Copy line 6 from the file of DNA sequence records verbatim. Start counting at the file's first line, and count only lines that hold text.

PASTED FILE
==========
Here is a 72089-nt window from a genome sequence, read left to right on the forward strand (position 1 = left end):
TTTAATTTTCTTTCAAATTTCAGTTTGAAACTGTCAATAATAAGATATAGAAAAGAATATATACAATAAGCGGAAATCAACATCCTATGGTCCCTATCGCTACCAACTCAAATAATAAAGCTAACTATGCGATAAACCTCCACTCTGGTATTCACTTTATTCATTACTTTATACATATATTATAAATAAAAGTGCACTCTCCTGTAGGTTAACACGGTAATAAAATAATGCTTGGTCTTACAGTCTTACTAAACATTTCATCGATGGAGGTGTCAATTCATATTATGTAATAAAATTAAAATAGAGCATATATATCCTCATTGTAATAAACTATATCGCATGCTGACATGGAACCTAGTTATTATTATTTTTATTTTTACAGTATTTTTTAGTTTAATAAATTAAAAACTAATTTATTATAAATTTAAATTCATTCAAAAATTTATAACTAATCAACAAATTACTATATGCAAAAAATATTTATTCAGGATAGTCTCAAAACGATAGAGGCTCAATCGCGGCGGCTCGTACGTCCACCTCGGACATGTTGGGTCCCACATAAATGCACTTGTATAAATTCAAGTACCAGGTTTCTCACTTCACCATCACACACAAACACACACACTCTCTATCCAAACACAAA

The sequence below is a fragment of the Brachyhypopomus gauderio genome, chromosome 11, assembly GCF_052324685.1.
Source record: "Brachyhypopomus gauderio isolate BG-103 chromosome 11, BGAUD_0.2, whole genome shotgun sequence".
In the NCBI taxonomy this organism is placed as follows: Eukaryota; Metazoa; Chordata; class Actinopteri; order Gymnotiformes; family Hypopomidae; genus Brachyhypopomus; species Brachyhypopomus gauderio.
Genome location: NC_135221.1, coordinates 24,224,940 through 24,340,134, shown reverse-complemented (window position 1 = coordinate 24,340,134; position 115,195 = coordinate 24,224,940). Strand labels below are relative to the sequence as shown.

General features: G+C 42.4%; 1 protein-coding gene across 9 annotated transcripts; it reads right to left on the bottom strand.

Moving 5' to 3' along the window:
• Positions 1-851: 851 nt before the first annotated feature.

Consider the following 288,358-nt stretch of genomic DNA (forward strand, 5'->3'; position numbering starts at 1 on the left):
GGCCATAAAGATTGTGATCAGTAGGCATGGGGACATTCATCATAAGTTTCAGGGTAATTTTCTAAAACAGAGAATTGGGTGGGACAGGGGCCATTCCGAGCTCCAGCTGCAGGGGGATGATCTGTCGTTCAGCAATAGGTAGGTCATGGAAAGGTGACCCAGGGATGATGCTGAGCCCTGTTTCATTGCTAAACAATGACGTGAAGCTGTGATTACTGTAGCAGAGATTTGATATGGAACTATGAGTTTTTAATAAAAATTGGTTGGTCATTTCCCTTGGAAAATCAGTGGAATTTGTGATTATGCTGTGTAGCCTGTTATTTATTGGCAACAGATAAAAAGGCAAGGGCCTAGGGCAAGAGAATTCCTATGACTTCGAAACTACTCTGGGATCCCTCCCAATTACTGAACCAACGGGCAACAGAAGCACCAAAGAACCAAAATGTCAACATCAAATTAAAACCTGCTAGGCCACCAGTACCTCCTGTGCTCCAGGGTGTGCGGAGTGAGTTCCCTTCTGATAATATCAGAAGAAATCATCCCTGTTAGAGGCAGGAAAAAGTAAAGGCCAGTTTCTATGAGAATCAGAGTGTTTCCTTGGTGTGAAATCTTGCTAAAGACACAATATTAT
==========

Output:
Genome location: NC_135221.1, coordinates 24,224,940 through 24,340,134, shown reverse-complemented (window position 1 = coordinate 24,340,134; position 115,195 = coordinate 24,224,940). Strand labels below are relative to the sequence as shown.